A Greeting From Pastor Sara Jane Munshower

Dear People of St. James, Limerick, PA!

One of my favorite songs is “’Tis a Gift to be Simple.” Being invited to be your supply pastor while Pastor Rachael is on maternity leave feels like one of those “turning, turning ‘til we come ‘round right” experiences that appear along the way when we are open to them. I can think of no better time to “supply” than this one… watching and waiting with a young pastor for the new life that she carries. I count it as a privilege to be with a congregation who is looking forward, not only with their pastor, but within themselves, to ways of being church in the 21st Century.

It was good to be with you in worship on February 10th and I am eager to begin with you on March 17th. As some of you know, I am a graduate of Spring Ford (’66), Kutztown State (’70), and Andover Newtown Theological School (1999). My ministry path has been a long one…from active lay person in First Church of Christ, Congregational (Glastonbury, CT), to a few courses at Hartford Seminary, to a CE position in a mid-sized congregation, to seminary and a 25-hour per week position as Parish Visitor in our home church (very large). I was among the generation of students who commuted for long years while juggling family and working. Now, I am glad to say, we are seeing more young people in our theological schools.

I grew up in Oaks and my husband in Phoenixville. We moved to CT in 1973 and worked for The Travelers (Bruce still does). We have a son and a daughter who live in Baltimore and Lake George, NY, respectively. My first church was in Tolland, CT where I served as an associate for three years. Since then, I have been kept busy as an intentional interim/transitional pastor, often as an associate, but also as the pastor with St. Paul’s, Kutztown in 2003-2004. Currently, I enjoy supplying for sabbatical and medical leaves. I also have a growing practice as a spiritual companion/director. My preparation for that was completed in a program with Oasis Ministries which is based in Camp Hill (see http://www.oasismin.org). I also serve on their Board of Directors and will be somewhat occupied with them during the two months I am with you.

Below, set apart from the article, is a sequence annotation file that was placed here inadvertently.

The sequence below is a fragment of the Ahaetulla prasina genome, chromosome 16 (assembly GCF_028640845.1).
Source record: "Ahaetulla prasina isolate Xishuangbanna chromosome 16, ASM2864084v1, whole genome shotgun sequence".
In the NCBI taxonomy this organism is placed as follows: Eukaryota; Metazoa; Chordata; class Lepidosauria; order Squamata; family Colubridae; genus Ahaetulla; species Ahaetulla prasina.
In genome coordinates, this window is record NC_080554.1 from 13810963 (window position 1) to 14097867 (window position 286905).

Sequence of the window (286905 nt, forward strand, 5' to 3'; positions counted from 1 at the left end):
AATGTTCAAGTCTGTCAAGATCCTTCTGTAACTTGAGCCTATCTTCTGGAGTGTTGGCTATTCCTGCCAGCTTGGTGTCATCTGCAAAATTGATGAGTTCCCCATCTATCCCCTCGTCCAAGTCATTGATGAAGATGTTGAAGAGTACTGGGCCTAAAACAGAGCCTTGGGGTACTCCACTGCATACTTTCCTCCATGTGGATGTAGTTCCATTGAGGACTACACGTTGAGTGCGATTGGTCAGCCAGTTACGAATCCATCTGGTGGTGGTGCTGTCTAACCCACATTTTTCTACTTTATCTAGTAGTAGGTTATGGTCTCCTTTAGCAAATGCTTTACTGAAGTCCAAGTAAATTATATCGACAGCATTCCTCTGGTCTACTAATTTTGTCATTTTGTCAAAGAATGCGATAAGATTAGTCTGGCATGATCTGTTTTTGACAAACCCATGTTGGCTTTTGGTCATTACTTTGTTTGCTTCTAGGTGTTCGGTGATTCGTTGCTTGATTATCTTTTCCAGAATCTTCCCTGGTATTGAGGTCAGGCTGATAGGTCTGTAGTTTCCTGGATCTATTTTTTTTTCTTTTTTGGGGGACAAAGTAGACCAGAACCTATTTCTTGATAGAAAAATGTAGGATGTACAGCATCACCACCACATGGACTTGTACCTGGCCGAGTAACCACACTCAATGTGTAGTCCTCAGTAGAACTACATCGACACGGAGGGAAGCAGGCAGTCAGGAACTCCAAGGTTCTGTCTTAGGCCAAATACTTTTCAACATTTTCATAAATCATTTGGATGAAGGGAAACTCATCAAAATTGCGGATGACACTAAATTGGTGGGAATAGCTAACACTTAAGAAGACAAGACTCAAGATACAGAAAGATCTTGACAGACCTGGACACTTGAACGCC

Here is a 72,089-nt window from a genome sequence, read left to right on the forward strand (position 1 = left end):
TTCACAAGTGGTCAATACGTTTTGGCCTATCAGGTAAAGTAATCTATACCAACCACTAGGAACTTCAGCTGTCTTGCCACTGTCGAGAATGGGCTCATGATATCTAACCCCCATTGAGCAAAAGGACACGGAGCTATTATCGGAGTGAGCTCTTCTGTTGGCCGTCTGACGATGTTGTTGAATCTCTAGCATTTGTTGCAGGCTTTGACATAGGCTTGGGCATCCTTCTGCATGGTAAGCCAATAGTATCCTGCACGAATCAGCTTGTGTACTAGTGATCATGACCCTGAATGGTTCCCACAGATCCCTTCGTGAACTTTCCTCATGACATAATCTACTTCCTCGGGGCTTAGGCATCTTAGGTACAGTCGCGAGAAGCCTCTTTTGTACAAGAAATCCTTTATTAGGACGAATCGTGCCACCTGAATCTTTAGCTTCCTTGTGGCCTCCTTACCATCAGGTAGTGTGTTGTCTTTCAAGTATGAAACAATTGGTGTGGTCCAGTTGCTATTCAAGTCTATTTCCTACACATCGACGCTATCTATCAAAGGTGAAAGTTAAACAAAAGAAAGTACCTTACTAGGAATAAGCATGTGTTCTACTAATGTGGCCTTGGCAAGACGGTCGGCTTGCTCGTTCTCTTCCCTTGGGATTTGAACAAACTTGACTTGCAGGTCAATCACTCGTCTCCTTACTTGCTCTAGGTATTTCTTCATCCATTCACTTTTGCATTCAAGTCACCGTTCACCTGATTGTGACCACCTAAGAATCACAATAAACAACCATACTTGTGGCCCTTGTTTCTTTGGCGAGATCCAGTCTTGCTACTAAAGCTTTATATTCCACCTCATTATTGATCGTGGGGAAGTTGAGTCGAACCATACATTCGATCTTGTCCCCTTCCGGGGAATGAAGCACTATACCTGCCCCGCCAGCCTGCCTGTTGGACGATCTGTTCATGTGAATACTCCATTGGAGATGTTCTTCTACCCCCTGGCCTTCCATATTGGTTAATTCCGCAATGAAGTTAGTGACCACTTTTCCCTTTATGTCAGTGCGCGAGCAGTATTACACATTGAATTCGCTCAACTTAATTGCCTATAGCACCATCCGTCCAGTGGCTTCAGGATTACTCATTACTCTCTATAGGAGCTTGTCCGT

While in PA, I will be staying with a pastor-friend in Orwigsburg. Occasionally I will stay with family or friends closer to Limerick. My cell phone will be on to take emergency calls. I hope to be keeping a few “office hours” on most, but not all, Thursdays. Please feel free to email me at revsaja@att.net to introduce yourselves, ask questions, and/or to share your thoughts and prayers. I pray we will be blessings to each other in our brief time together through Holy week and the Easter season!

With faith, hope, and love,
Sara Jane Munshower

Quiet & A World That Can’t Stop Talking

Can the Church stand out in the time to come as a place that empowers us to say “no” in a world that demands “yes” all the time? For about a year now, a noteworthy book has been on my mind as it generated a fair amount of buzz on the radio & internet. The book’s title is Quiet: the Power of Introverts in a World that can’t Stop Talking (it’s due out in paperback this week). You might be surprised to learn that, along with the majority of pastors, I am an introvert. We learn to function as extroverts when needed (and genuinely enjoy being around people), but much of our time is spent alone and in silence: studying, writing articles and sermons, preparing materials for worship, retreats, and committee meetings; or in one-on-one counseling settings. Author Susan Cain presents research showing that while our culture tends to emphasize the importance and success of “extrovert” characteristics, many of the world’s greatest innovators and leaders have been true introverts. But since we have learned to reward outgoing personalities (and negatively label quieter people as shy or withdrawn), Cain argues that we’ve forgotten the equal importance of silence and contemplation.